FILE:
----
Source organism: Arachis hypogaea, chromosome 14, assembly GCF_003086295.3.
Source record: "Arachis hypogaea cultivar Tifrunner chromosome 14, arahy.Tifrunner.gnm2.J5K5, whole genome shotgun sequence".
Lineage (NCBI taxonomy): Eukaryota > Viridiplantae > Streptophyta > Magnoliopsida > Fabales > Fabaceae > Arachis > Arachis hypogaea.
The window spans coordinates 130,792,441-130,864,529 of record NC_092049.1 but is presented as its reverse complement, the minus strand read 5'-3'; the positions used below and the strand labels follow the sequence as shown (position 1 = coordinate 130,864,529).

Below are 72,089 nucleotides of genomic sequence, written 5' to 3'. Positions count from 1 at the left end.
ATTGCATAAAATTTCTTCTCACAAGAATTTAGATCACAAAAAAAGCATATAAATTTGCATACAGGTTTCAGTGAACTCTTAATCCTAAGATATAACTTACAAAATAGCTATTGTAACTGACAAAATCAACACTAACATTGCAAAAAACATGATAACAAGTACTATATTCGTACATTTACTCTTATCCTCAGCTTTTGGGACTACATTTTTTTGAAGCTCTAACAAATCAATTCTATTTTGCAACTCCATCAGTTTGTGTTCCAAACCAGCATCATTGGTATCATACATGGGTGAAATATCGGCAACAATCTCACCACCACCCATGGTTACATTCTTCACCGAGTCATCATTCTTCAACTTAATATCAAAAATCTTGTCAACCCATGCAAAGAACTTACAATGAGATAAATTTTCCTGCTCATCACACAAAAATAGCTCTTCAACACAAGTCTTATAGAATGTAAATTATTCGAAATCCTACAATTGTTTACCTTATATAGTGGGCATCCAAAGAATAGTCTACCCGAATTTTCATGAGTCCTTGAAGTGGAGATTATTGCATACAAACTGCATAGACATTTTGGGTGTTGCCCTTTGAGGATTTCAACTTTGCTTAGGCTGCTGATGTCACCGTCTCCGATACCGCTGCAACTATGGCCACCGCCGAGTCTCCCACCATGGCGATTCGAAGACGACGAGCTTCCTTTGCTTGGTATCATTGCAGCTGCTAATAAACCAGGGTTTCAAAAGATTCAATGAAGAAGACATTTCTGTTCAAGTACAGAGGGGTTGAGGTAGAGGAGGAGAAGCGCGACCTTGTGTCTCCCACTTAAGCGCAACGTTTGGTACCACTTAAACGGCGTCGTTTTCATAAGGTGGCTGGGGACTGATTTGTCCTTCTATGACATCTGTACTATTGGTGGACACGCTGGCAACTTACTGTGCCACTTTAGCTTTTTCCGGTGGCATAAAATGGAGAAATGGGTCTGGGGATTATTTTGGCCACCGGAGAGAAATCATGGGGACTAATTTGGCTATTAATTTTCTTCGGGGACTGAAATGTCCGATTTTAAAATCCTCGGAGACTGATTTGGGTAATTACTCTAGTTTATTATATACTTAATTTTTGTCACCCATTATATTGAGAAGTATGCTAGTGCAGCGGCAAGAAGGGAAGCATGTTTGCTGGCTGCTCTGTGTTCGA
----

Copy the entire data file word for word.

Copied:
Source organism: Arachis hypogaea, chromosome 14, assembly GCF_003086295.3.
Source record: "Arachis hypogaea cultivar Tifrunner chromosome 14, arahy.Tifrunner.gnm2.J5K5, whole genome shotgun sequence".
Lineage (NCBI taxonomy): Eukaryota > Viridiplantae > Streptophyta > Magnoliopsida > Fabales > Fabaceae > Arachis > Arachis hypogaea.
The window spans coordinates 130,792,441-130,864,529 of record NC_092049.1 but is presented as its reverse complement, the minus strand read 5'-3'; the positions used below and the strand labels follow the sequence as shown (position 1 = coordinate 130,864,529).

Below are 72,089 nucleotides of genomic sequence, written 5' to 3'. Positions count from 1 at the left end.
ATTGCATAAAATTTCTTCTCACAAGAATTTAGATCACAAAAAAAGCATATAAATTTGCATACAGGTTTCAGTGAACTCTTAATCCTAAGATATAACTTACAAAATAGCTATTGTAACTGACAAAATCAACACTAACATTGCAAAAAACATGATAACAAGTACTATATTCGTACATTTACTCTTATCCTCAGCTTTTGGGACTACATTTTTTTGAAGCTCTAACAAATCAATTCTATTTTGCAACTCCATCAGTTTGTGTTCCAAACCAGCATCATTGGTATCATACATGGGTGAAATATCGGCAACAATCTCACCACCACCCATGGTTACATTCTTCACCGAGTCATCATTCTTCAACTTAATATCAAAAATCTTGTCAACCCATGCAAAGAACTTACAATGAGATAAATTTTCCTGCTCATCACACAAAAATAGCTCTTCAACACAAGTCTTATAGAATGTAAATTATTCGAAATCCTACAATTGTTTACCTTATATAGTGGGCATCCAAAGAATAGTCTACCCGAATTTTCATGAGTCCTTGAAGTGGAGATTATTGCATACAAACTGCATAGACATTTTGGGTGTTGCCCTTTGAGGATTTCAACTTTGCTTAGGCTGCTGATGTCACCGTCTCCGATACCGCTGCAACTATGGCCACCGCCGAGTCTCCCACCATGGCGATTCGAAGACGACGAGCTTCCTTTGCTTGGTATCATTGCAGCTGCTAATAAACCAGGGTTTCAAAAGATTCAATGAAGAAGACATTTCTGTTCAAGTACAGAGGGGTTGAGGTAGAGGAGGAGAAGCGCGACCTTGTGTCTCCCACTTAAGCGCAACGTTTGGTACCACTTAAACGGCGTCGTTTTCATAAGGTGGCTGGGGACTGATTTGTCCTTCTATGACATCTGTACTATTGGTGGACACGCTGGCAACTTACTGTGCCACTTTAGCTTTTTCCGGTGGCATAAAATGGAGAAATGGGTCTGGGGATTATTTTGGCCACCGGAGAGAAATCATGGGGACTAATTTGGCTATTAATTTTCTTCGGGGACTGAAATGTCCGATTTTAAAATCCTCGGAGACTGATTTGGGTAATTACTCTAGTTTATTATATACTTAATTTTTGTCACCCATTATATTGAGAAGTATGCTAGTGCAGCGGCAAGAAGGGAAGCATGTTTGCTGGCTGCTCTGTGTTCGA